Inspired by Article 26 of the Universal Declaration of Human Rights, Maura Dooley created this poem for inclusion in A Poetic Declaration, commissioned for the Ripples of Hope Festival at HOME in Manchester.

Poet Maura Dooley is a professor of Creative Writing at Goldsmiths, University of London. Maura’s poem was inspired by Article 26 of the Universal Declaration of Human Rights, which codifies the right to education. Maura said:

“My parents were the children of Irish immigrants. They believed in hard work and that education opened the door to a better life for their children. Learning to read and write was the bedrock of this belief. When I looked back through family records of census returns, marriage certificates, army attestation papers from earlier times I noticed the use of ‘x’ in place of a signature and thinking about what that represented in a life, gave me the root of the poem I wrote, ABECEDARIUM.”

The Ripples of Hope Festival at HOME in September was held by the Robert F. Kennedy Human Rights UK charity.


Once you learn to read you will be forever free   

attr. Frederick Douglass
X marks the spot where treasure might be found
where words from weeds begin to stir
and books open their leaves to the sun.
X magnifies the field of vision tenfold.

X-Irishman is what an uncle gained
in signing up: three meals a day, a roof,
another nation - but made his mark
by handing on where treasure might be found
in schools and libraries and polling station.

X is the algebraic unknown, 
horizontal axis, skull & crossbones, 
poison, fast cars, adult danger, 
X magnifies the field of vision tenfold, 
the pharmacy, the occult, babe in a manger,
another kind of wrong, a sign of love,
X is the algebraic unknown. 

Here’s my chromosomes and 
(fingers crossed behind my back)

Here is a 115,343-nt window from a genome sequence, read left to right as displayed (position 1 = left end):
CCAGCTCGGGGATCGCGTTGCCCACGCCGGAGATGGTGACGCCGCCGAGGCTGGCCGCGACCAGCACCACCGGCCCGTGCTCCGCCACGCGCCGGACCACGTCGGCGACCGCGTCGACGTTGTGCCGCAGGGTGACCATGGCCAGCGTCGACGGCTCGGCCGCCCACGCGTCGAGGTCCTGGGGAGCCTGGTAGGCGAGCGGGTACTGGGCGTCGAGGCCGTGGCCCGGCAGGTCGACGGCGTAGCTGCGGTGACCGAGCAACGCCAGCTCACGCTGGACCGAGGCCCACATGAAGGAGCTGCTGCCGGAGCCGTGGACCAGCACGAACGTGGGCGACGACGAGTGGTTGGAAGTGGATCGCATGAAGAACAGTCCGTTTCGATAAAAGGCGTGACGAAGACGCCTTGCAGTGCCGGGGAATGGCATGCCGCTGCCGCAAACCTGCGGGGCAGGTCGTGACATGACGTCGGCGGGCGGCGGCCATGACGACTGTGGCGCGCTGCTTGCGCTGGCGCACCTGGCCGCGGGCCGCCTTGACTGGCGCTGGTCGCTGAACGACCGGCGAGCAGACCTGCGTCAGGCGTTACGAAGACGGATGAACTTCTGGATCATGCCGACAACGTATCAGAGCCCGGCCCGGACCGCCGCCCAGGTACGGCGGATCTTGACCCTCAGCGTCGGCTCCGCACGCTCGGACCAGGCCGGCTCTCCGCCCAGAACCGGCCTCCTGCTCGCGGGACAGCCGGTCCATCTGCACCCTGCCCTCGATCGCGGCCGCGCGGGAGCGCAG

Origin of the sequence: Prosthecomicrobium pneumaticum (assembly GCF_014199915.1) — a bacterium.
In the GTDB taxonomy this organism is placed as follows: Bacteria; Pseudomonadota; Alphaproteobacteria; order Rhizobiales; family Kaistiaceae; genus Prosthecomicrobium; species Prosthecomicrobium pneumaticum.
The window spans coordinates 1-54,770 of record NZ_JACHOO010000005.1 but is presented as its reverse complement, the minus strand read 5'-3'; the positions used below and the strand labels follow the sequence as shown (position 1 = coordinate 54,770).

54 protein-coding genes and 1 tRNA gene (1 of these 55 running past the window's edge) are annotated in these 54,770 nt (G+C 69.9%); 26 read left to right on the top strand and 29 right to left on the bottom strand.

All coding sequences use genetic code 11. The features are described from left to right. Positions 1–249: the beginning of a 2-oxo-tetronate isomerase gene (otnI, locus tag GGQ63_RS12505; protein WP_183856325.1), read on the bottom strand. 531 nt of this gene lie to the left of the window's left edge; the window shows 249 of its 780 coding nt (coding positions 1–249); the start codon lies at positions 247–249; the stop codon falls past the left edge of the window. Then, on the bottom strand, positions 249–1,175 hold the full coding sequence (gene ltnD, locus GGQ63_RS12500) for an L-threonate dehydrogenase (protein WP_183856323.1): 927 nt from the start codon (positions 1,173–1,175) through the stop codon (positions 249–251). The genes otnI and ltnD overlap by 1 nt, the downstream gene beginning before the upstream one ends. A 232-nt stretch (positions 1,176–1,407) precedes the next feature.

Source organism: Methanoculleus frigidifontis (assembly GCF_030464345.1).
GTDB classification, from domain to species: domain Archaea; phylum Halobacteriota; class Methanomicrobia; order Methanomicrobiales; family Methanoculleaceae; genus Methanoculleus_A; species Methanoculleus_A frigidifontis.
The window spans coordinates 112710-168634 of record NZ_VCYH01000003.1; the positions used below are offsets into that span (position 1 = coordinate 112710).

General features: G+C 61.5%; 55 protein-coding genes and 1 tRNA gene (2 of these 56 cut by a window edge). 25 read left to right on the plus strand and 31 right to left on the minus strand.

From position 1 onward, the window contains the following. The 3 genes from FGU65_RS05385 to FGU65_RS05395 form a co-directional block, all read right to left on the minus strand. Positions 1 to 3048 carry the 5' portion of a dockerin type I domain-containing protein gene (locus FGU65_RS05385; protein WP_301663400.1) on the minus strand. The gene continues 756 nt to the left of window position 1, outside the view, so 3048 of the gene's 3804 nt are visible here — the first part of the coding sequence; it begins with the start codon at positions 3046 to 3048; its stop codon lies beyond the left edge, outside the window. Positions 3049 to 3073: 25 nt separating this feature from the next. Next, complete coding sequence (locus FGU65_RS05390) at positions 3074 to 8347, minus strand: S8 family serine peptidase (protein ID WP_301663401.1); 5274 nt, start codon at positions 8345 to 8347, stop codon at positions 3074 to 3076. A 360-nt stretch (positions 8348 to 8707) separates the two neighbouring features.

a photo of my heart you can’t yet read
-nor what’s written in the asterisks above-
but in cursive, capitals, in abcdery, 
it’s all unravelled now, fiction or fact,
we can decipher molten words, we’re free to act.
Maura Dooley mug shot
Maura Dooley

Maura Dooley

Maura Dooley’s most recent book (with Elhum Shakerifar) is translation into English of the poetry of the Iranian poet Azita Ghahreman, Negative of a Group Photograph. Whilst The Silvering is her own most recent collection. She was a Centre Director of the Arvon Foundation, founding Director of the Literature and Talks programme at the South Bank Centre and is Professor of Creative Writing at Goldsmiths, University of London. She has served as judge for many literary awards, including the T S Eliot, Laurel, David Cohen Award, Forward Prize and the National Poetry Competition. She re-established Poetry International in the UK, worked for Jim Henson Film and, in theatre, for Performing Arts Labs. Her poetry has received an Eric Gregory Award, a Cholmondeley Award and she is a Fellow of the Royal Society of Literature.

First published in A Poetic Declaration, September 2021

On Human Rights Day, 1O December, a Poetic Universal Declaration of Human Rights was created by school children from Greater Manchester, to view it – click here

The Meteor is a media co-operative on a mission to democratise the media in Manchester. To find out more – click here.

Sign up to The Meteor mailing list – click here.

Featured image: Alfons Morales

Share this article

  • Guest Writer

    This article was written by one of our guest writers. If you'd like to write for us, get in touch.

Reader Interactions

Leave a Reply

Your email address will not be published. Required fields are marked *